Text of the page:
Waterways brought large numbers of community dancers of all ages together to explore their connection with water the frictions and energy within that interaction.

The work captured lived experiences of performers and built a multilayered performance that incorporated high quality video, an original audio score, voice and song, and a multitude of movements to offer a rich and immersive environment. The complex soundscape created by Jeremy Hick and Marlu Harris changed and progressed through the performance; melodic at times, discordant at others, but always intricate and layered.

Anne Sorenson. Photo: Shoon Arts

The performance opened with the wide sand plains of a dry Denmark Inlet projected onto the background screen accompanied by Anne Sorenson sliding down the specially constructed wooden ramp, plunging us into the experience.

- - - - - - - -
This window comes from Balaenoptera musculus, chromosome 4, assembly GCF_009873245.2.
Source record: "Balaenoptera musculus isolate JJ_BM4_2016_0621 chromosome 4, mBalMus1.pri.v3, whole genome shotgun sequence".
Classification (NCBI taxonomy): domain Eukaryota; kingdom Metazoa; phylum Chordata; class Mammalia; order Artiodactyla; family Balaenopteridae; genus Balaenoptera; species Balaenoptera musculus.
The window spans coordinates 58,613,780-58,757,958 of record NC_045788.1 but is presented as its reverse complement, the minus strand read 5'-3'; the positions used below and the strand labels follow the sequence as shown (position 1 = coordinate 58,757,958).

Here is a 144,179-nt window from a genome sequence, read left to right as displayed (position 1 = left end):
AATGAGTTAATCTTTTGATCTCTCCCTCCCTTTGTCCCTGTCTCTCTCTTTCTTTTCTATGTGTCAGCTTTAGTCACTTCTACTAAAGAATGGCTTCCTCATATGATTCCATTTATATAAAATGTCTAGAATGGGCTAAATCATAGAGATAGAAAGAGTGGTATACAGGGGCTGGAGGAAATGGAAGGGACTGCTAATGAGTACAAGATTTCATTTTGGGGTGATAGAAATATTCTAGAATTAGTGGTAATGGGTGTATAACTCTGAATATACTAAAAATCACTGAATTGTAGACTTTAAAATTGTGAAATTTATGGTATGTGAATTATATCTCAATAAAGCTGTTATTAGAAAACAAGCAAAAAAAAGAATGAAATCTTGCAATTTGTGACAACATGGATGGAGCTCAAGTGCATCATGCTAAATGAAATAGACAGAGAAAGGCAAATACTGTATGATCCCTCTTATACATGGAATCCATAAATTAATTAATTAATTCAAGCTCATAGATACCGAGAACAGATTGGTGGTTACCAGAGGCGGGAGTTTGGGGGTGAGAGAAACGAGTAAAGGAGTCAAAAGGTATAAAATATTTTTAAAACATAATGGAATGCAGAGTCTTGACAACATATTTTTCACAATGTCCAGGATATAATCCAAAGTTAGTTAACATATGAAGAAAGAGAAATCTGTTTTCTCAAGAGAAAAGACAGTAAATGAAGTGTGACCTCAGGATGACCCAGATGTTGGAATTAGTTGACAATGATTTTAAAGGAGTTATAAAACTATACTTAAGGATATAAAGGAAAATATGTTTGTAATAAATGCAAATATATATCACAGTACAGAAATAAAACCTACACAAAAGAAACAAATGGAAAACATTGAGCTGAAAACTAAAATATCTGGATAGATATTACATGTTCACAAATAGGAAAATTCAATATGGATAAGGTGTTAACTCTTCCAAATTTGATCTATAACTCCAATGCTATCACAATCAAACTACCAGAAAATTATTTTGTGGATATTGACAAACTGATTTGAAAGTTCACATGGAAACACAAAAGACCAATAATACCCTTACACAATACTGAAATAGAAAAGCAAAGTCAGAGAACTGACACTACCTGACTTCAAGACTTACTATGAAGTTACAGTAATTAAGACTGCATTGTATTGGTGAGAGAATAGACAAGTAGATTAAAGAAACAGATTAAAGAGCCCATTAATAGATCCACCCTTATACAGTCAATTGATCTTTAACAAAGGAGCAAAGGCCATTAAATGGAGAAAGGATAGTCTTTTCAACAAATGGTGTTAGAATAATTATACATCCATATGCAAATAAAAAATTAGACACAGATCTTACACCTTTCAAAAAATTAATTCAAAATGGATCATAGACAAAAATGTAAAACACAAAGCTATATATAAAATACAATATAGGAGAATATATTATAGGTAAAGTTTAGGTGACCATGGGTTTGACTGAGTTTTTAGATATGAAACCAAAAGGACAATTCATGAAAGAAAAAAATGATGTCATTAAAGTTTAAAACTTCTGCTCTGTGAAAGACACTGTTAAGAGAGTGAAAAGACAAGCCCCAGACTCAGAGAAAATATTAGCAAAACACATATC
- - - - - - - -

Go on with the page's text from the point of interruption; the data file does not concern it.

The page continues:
Lees used complex, yet subtle staging techniques within Waterways and played with the established stage and set design by augmenting it with reflective materials, a projector screen that doubled as a shadow screen, hanging and loose fabrics. The wooden ramp cleverly connected the raised stage and floor and was used regularly through the performance to transition dancers.

Groups of families with small children delivered individual scores that spoke to the water theme, coming onto the stage to briefly deliver a vignette or snapshot of a memory, before flowing off stage and being replaced by the next wave of performers. There were moments I yearned for a family group to linger longer but would be endeared to the next group as they appeared.

A combination of performers, a community, parents and children. Photo: Shoon Arts

The main ensemble worked through various movement scores, walking patterns and echoes of the family scores that showed clear connection and flow to the watery theme. There were moments of synchronicity and moments of syncopation that were clearly reminiscent of the relationships between ripples, waves and swells.